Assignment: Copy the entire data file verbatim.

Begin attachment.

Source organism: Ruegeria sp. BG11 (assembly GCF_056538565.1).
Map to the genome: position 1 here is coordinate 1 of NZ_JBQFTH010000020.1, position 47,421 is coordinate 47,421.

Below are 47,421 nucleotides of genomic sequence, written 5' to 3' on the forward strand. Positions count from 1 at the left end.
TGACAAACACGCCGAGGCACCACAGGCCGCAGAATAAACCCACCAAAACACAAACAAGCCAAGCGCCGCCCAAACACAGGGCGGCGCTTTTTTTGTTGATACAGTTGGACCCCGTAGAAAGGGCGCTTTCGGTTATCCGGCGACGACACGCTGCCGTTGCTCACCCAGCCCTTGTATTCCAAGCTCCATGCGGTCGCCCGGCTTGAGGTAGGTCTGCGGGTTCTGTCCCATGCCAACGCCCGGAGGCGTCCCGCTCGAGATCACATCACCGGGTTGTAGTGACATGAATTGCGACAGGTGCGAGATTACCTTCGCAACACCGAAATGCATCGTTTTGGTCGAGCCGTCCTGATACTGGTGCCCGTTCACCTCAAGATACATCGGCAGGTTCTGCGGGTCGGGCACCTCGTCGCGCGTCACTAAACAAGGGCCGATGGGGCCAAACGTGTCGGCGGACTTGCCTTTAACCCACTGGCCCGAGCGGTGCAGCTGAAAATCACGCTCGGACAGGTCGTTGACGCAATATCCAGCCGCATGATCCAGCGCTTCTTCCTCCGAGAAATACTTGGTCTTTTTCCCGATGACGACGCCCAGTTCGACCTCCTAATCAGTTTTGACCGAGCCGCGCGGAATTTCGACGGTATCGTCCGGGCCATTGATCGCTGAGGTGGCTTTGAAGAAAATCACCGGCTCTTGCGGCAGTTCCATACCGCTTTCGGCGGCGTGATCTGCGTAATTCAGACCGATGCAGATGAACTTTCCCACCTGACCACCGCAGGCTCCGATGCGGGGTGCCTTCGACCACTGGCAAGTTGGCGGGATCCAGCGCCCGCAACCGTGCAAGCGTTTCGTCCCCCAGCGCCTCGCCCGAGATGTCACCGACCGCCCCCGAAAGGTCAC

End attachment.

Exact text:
Source organism: Ruegeria sp. BG11 (assembly GCF_056538565.1).
Map to the genome: position 1 here is coordinate 1 of NZ_JBQFTH010000020.1, position 47,421 is coordinate 47,421.

Below are 47,421 nucleotides of genomic sequence, written 5' to 3' on the forward strand. Positions count from 1 at the left end.
TGACAAACACGCCGAGGCACCACAGGCCGCAGAATAAACCCACCAAAACACAAACAAGCCAAGCGCCGCCCAAACACAGGGCGGCGCTTTTTTTGTTGATACAGTTGGACCCCGTAGAAAGGGCGCTTTCGGTTATCCGGCGACGACACGCTGCCGTTGCTCACCCAGCCCTTGTATTCCAAGCTCCATGCGGTCGCCCGGCTTGAGGTAGGTCTGCGGGTTCTGTCCCATGCCAACGCCCGGAGGCGTCCCGCTCGAGATCACATCACCGGGTTGTAGTGACATGAATTGCGACAGGTGCGAGATTACCTTCGCAACACCGAAATGCATCGTTTTGGTCGAGCCGTCCTGATACTGGTGCCCGTTCACCTCAAGATACATCGGCAGGTTCTGCGGGTCGGGCACCTCGTCGCGCGTCACTAAACAAGGGCCGATGGGGCCAAACGTGTCGGCGGACTTGCCTTTAACCCACTGGCCCGAGCGGTGCAGCTGAAAATCACGCTCGGACAGGTCGTTGACGCAATATCCAGCCGCATGATCCAGCGCTTCTTCCTCCGAGAAATACTTGGTCTTTTTCCCGATGACGACGCCCAGTTCGACCTCCTAATCAGTTTTGACCGAGCCGCGCGGAATTTCGACGGTATCGTCCGGGCCATTGATCGCTGAGGTGGCTTTGAAGAAAATCACCGGCTCTTGCGGCAGTTCCATACCGCTTTCGGCGGCGTGATCTGCGTAATTCAGACCGATGCAGATGAACTTTCCCACCTGACCACCGCAGGCTCCGATGCGGGGTGCCTTCGACCACTGGCAAGTTGGCGGGATCCAGCGCCCGCAACCGTGCAAGCGTTTCGTCCCCCAGCGCCTCGCCCGAGATGTCACCGACCGCCCCCGAAAGGTCAC